So I do not believe that relying solely on an arbitrary ITE entrance score would necessarily have any real impact on the quality of teachers that graduate. My initial response, that ITE should move towards an entrance model akin to the medicine entrance model that combines entry score requirements with an interview and personality test would only help to a degree. For someone who wished to enter the teaching profession immediately out of high school in their late teens, the interview process would serve well to weed out those who only want to enter the ITE courses as they see them as an easy option. This may sound a little silly, but I distinctly recall hearing two classmates during my undergraduate state that they were only doing the course because their parents said they had to go to university after high school and teaching was easy to get into. However this alone would serve to reduce the number of disinterested teachers entering into the profession and that reason on its own, to me, seems to make introducing entrance interviews worth examining further.
Another measure that I believe could be added into the entry process is perhaps more controversial. I am aware from conversations with a number of my classmates that many of us feel that nothing in our ITE properly prepared us for what teaching is actually like. I was not offered a permanent position under the NSW Department of Education and Communities Targeted Graduate Program (TGR), and to be quite frank, I am rather thankful for that fact. I picked up some casual days early this year at a local school where one of my classmates received a permanent position under the TGR and when I asked how she was finding the position, she commented to me that, and I’m paraphrasing from memory here, “…[she] was not ready for a full-time spot straight out. There is so much stuff that was not covered [in our ITE]; even just the admin requirements alone, forget the need to interact with parents.”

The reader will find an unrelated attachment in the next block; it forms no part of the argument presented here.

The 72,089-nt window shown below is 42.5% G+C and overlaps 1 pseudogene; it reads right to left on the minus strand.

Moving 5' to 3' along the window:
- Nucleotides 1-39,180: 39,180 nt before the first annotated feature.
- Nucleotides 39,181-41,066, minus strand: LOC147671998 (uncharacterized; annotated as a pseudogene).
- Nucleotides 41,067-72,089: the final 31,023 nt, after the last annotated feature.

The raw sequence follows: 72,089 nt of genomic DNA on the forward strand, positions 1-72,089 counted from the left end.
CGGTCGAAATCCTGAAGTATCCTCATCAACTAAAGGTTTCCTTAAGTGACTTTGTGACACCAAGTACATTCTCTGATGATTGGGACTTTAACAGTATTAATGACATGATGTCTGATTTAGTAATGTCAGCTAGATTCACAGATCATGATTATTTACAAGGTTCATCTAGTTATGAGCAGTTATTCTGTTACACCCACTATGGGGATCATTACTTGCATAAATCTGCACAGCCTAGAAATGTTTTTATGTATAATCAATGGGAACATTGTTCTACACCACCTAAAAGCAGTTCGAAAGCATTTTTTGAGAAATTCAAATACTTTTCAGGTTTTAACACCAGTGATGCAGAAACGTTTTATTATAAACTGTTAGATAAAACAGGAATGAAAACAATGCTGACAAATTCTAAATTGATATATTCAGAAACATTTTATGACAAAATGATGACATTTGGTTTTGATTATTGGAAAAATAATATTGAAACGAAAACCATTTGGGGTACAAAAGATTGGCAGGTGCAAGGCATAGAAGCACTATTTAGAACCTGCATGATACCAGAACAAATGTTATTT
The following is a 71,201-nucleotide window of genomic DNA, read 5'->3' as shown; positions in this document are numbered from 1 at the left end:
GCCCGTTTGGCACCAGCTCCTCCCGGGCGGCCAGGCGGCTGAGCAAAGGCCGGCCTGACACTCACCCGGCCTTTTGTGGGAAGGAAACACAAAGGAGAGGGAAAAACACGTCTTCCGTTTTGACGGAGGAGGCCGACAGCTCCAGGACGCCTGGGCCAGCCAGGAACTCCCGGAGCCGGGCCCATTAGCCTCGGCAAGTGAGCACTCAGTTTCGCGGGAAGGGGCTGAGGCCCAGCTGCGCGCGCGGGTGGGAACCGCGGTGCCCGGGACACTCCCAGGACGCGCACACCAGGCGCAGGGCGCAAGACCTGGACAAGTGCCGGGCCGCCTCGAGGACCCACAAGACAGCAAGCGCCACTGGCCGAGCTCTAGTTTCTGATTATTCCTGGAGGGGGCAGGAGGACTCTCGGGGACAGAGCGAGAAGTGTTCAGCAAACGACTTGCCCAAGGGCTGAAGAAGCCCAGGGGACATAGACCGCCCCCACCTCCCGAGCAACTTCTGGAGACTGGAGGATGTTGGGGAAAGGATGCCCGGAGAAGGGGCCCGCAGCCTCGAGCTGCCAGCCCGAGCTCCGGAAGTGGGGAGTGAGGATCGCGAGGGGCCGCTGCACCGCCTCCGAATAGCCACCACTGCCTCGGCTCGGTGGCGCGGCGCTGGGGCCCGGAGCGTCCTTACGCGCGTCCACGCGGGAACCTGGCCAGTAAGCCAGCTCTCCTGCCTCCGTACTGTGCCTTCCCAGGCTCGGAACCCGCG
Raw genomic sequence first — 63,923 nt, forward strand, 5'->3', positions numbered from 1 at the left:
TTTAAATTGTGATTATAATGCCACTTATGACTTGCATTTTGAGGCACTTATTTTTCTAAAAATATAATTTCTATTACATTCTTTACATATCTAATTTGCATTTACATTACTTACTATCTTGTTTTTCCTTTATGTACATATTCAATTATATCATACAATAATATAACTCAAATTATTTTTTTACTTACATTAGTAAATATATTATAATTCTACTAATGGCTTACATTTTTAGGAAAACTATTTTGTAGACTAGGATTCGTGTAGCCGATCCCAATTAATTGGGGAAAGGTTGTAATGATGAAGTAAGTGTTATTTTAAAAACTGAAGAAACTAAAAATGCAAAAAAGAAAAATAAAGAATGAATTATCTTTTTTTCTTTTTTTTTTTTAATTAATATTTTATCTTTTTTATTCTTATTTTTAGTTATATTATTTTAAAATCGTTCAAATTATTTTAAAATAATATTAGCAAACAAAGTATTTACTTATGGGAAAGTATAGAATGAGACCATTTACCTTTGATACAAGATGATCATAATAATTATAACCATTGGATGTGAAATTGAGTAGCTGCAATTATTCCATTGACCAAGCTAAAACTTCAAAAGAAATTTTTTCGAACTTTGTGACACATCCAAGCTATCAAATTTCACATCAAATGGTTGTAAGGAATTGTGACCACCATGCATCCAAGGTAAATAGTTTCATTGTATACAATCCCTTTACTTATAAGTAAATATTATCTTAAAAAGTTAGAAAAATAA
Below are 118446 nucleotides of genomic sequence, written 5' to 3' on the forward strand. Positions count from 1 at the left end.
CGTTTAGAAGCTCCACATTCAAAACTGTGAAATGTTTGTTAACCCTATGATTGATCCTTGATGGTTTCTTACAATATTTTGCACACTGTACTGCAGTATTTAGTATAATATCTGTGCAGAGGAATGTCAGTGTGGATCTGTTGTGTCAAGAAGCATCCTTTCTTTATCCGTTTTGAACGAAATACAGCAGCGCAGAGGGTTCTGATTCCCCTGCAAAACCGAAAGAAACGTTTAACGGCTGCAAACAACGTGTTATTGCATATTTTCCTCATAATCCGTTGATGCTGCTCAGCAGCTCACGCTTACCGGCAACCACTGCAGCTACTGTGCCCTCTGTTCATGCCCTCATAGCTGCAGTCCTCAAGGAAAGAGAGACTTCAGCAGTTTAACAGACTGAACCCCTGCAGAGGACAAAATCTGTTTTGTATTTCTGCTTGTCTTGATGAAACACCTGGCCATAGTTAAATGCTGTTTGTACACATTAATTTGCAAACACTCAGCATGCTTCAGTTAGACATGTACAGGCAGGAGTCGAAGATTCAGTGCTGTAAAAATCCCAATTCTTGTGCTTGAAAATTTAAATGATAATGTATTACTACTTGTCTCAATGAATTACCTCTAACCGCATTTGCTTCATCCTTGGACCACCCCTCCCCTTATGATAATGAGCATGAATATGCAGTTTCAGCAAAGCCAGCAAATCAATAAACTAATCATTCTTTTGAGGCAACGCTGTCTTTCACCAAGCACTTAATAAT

This is a sentiment that I can sympathise with. I do agree that there was a lack of understanding imparted to us as to the way in which teaching can consume you if you do not take steps to prepare yourself, and the requirements outside of the purely teaching that are placed on teachers. A teacher friend of mine, who is currently in an Executive position, commented to me during a conversation one afternoon that “…teaching is a twenty-four hour job.” A sentiment which my classmate, and myself, are only just starting to properly grasp to truth of.
This knowledge, this understanding needs to be made more explicit somehow during the admission process. Whilst it may scare off some who would in fact be excellent teachers, it would also scare off those who think that teaching is a nine-to-three job, and allow prospective teachers to go in with, if not eyes wide-open, than at least somewhat aware of the enormity of the role which they are undertaking. There are a few ways in which this could be done, such as requiring prospective teachers to spend time with a teacher, not just in the classroom, but attending staff meetings, professional development session, report writing, planning and programming in an attempt to understand the workload that is placed on teachers. However, something such as I have just described could not realistically be expected to occur before the commencement of the ITE.
I am not sure what measures, other than introducing an interview process or perhaps some sort of requirement to spend time in a classroom prior to commencement of the ITE, could be introduced to the front-end of the ITE the system that would actually enhance the quality of teachers that graduate at the back-end. I would very much like to hear from anyone who has ideas to achieve this, either in the comment section here or alternatively on Twitter or Google+.
Thank you for reading my semi-organised thoughts on ITE today. The next article, which will be published on Monday, will discuss the structure and content of ITE courses in general, and mine specifically.
See here for the list of articles in this series.